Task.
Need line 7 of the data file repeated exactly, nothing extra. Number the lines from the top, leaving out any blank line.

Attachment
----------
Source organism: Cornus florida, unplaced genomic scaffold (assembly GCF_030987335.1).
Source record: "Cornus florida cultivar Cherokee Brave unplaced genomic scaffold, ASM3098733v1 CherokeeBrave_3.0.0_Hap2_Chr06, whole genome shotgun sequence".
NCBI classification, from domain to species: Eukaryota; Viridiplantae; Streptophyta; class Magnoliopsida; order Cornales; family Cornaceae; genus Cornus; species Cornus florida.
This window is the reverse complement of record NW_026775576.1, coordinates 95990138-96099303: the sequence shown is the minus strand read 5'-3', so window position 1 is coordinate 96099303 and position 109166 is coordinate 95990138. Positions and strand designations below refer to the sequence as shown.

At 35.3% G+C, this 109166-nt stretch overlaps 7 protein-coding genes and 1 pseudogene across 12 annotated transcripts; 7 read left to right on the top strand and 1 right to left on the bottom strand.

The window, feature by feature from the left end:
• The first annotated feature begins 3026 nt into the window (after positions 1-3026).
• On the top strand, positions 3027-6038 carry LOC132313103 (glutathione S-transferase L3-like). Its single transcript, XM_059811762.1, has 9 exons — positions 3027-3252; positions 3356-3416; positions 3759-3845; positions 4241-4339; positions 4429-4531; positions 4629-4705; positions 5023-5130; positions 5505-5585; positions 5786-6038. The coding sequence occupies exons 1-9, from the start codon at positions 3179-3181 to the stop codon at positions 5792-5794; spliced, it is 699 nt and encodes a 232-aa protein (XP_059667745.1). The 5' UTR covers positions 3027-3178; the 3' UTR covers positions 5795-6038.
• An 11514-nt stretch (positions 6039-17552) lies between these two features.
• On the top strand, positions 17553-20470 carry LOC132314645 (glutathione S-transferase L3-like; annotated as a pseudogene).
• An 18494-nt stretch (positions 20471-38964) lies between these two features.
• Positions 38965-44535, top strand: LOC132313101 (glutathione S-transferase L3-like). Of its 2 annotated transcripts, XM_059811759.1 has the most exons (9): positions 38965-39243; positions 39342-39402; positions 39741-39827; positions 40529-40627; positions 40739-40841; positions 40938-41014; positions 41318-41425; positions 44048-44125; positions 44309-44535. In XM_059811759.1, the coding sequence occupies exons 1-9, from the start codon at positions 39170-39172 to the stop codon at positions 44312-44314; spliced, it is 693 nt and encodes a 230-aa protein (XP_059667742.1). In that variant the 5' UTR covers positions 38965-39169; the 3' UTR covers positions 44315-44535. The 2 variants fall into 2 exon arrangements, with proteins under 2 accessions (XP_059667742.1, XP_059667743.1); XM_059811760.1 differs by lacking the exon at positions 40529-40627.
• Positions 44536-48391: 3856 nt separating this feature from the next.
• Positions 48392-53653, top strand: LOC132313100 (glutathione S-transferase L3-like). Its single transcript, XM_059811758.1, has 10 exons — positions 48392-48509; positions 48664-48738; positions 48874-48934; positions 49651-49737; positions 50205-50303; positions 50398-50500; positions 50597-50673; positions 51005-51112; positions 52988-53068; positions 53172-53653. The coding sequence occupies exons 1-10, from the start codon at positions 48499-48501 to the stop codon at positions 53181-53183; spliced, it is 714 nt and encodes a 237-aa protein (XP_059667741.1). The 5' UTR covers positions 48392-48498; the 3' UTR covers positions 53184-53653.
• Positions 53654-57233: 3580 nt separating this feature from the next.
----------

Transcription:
• The first annotated feature begins 3026 nt into the window (after positions 1-3026).